Chef José Andrés is a giant of the culinary world. The Spanish-born chef owns restaurants across the country, as well as in Mexico and Puerto Rico, and is renowned for his culinary creations — especially at his signature restaurants, Las Vegas’ é by José Andrés and Washington, D.C.’s minibar. So, it was quite the big deal when the two star Michelin chef arrived in Ventura in the midst of the state’s worst wildfire to serve meals to first responders and victims as part of a relief effort through his organization, World Central Kitchen.
Andrés is no stranger to this task: First launched in Haiti in 2010 after an earthquake devastated the country, World Central Kitchen has set up operations in Houston after Hurricane Harvey, and in Puerto Rico following Hurricane Irene. To date, WCK has provided millions of meals to families in need.
Andrés will be a guest of honor and provide gourmet food for the VIP Chef Experience as part of the Thomas Fire Benefit on Saturday, Feb. 3, in downtown Ventura.
VCReporter: How did you become involved with the relief effort?
Andrés: We were coming from Puerto Rico and we felt like probably people were probably going to be needing food, so we sent a team there, allocated resources and partners and began cooking.
This is via your World Central Kitchen.
We are not a relief organization, per se, in the way we were created. We were created after the earthquake of Haiti; we have projects where food is the answer to many problems. Once you are on the ground, you see that you have opportunity to be reacting to the needs of people; so in Haiti, after a few more hurricanes, we’ve been there a few times. Personally, I have been going to learn and to give help. I’ve been to New York for funding. Coming back from Houston to be there for over a week to give a hand, making a few hundred thousand meals and bringing a few hundred thousand pounds of food. Then Puerto Rico happened, that was a big story that I hope you are aware of. We went from one kitchen and 2,000 meals to more than 3.3 million meals and 21 kitchens. It’s a big effort. When that happened, we felt like, OK … the WCK, besides being an organization providing food as solution, we can also become a food relief organization in times of need, so can we be as successful as we were in Houston in Puerto Rico? Everybody wants to help; what they needed was the framework to work as one and be successful. You cannot start from scratch every time, restart systems every time; you need to bring a certain level of experience to minimize the learning curve. I was the chairman of L.A. Kitchen, Robert Egger, founder of L.A. Kitchen, was there so it was easy to call him and to tell him, let’s activate this — so we began with that. From L.A., the fire kept moving north so we moved north. My director of operations from Puerto Rico was there, too. He has an MBA in this kind of thing. We ended up doing a kitchen in Ventura. It’s kind of funny that we opened 21 kitchens in Puerto Rico, then we end up in a mission created by Spaniards, where I’m from, and that they also made 21 missions. It feels like almost destiny, almost like fate in many ways.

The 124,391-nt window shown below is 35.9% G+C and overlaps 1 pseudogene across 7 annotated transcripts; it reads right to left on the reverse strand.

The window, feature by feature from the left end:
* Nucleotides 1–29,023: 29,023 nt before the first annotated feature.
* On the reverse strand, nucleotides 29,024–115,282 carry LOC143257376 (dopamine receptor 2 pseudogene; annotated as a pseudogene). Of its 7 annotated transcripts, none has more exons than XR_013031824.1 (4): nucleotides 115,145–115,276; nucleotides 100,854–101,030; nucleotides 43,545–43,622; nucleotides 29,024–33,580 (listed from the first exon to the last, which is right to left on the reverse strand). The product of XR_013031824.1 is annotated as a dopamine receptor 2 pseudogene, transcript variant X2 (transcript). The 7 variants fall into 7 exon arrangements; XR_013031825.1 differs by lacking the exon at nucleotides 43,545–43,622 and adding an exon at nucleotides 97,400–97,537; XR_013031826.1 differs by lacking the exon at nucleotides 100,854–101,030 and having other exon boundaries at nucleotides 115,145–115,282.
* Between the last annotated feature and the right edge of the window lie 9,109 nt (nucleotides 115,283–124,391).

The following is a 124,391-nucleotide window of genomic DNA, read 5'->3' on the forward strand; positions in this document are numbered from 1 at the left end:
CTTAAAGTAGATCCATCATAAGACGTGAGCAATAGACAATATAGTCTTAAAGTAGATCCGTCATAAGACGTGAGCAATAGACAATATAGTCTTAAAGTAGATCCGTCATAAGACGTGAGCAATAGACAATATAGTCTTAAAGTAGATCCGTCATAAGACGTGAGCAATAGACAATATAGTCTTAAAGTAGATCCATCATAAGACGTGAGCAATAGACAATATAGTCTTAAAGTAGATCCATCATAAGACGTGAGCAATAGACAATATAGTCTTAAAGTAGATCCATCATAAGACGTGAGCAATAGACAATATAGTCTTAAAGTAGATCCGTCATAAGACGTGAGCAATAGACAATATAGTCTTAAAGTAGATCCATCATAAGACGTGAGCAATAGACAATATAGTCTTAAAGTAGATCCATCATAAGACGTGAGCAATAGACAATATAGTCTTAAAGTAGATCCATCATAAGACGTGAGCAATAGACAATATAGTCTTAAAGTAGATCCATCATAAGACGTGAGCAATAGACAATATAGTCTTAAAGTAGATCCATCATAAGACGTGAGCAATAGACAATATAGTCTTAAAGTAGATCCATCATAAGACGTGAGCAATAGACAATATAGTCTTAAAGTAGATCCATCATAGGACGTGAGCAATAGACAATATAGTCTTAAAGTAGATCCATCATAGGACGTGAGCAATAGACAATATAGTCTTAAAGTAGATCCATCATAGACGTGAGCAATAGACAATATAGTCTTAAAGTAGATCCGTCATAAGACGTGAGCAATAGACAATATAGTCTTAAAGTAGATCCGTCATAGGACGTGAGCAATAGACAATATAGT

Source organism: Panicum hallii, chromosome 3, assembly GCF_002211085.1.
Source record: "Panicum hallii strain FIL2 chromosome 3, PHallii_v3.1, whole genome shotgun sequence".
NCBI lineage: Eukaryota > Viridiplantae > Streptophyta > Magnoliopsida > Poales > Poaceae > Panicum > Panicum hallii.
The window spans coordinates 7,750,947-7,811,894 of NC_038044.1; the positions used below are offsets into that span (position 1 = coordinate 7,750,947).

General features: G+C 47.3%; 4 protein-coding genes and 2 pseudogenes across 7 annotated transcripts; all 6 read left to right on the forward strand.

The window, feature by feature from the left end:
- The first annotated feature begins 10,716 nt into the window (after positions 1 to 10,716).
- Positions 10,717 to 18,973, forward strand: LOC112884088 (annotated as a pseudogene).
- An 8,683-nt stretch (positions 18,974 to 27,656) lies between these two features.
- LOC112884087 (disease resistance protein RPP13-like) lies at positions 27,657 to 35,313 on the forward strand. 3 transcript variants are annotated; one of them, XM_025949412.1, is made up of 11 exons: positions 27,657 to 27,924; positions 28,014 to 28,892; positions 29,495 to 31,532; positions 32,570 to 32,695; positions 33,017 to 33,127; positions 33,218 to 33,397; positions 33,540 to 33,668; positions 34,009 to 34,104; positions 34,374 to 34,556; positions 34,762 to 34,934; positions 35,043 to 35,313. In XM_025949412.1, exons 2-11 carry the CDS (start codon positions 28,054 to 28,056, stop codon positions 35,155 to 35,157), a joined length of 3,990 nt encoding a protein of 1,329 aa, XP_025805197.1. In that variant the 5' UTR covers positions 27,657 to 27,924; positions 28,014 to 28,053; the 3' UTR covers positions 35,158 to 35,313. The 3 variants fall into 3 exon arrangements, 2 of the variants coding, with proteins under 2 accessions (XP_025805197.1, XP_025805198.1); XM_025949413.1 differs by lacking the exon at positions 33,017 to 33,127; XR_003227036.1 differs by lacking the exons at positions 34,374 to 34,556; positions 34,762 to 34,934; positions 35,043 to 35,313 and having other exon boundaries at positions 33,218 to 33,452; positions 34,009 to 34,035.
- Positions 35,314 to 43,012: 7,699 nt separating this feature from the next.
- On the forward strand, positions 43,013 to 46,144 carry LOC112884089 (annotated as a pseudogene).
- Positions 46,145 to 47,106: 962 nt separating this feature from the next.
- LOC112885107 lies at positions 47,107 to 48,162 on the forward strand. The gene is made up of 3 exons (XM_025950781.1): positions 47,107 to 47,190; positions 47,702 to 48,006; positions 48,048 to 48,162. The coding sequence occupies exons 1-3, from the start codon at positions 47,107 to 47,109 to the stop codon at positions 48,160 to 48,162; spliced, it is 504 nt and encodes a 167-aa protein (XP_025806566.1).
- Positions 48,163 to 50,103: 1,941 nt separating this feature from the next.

How do you prep for that task to feed hundreds, if not thousands or millions, of people?
I am writing a book trying to come up with that myself, but at the end of the day, it’s the urgency of now, as Martin Luther King said. The urgency of now is that when people are hungry, they are hungry now. You cannot meet, negotiate contracts, talk about how you’re going to do it. The best way to do it is a call to action. When people are hungry, they’re hungry and cold now. You cannot wait for a week or two weeks to organize. We had more than 1,500 volunteers for the fires, they are an inspiration. It was beautiful to see. So many thousands, hundreds of chefs in my head, they were very important. Mention them, they were very important (Chefs Tim Kilcoyne and Jason Collis, for instance, are mentioned.)
What’s on the menu for the Feb. 3 benefit?
I’m there to support the fundraising, the efforts and people and volunteers who show up, but I don’t know much. After 3.3 million meals plus my restaurants, I don’t keep up with every item I serve. I see myself as a cheerleader. That’s what I did in Puerto Rico; I did my part of cooking but at the beginning I was more of organization and operations. When it was running I became more of a cheerleader that kept everybody fired up. It’s a way for me to thank everybody, hopefully, with my presence, and getting them ready in case something like this happens again.
What we are doing is, again, with chefs like them and the many others in Puerto Rico, Houston, they are unsung heroes of this movement. What we’re trying to do is we’re one big family. When this kind of thing happens, we can all activate as one. We have to celebrate when things are good and come together when things are not. I’m very glad we were able to relieve the pain of some people for at least a few weeks. That’s our blessing.
The Thomas Fire Benefit will take place on Saturday, Feb. 3, at Plaza Park, downtown Ventura. For more information including tickets, visit www.thomasfirebenefit.com.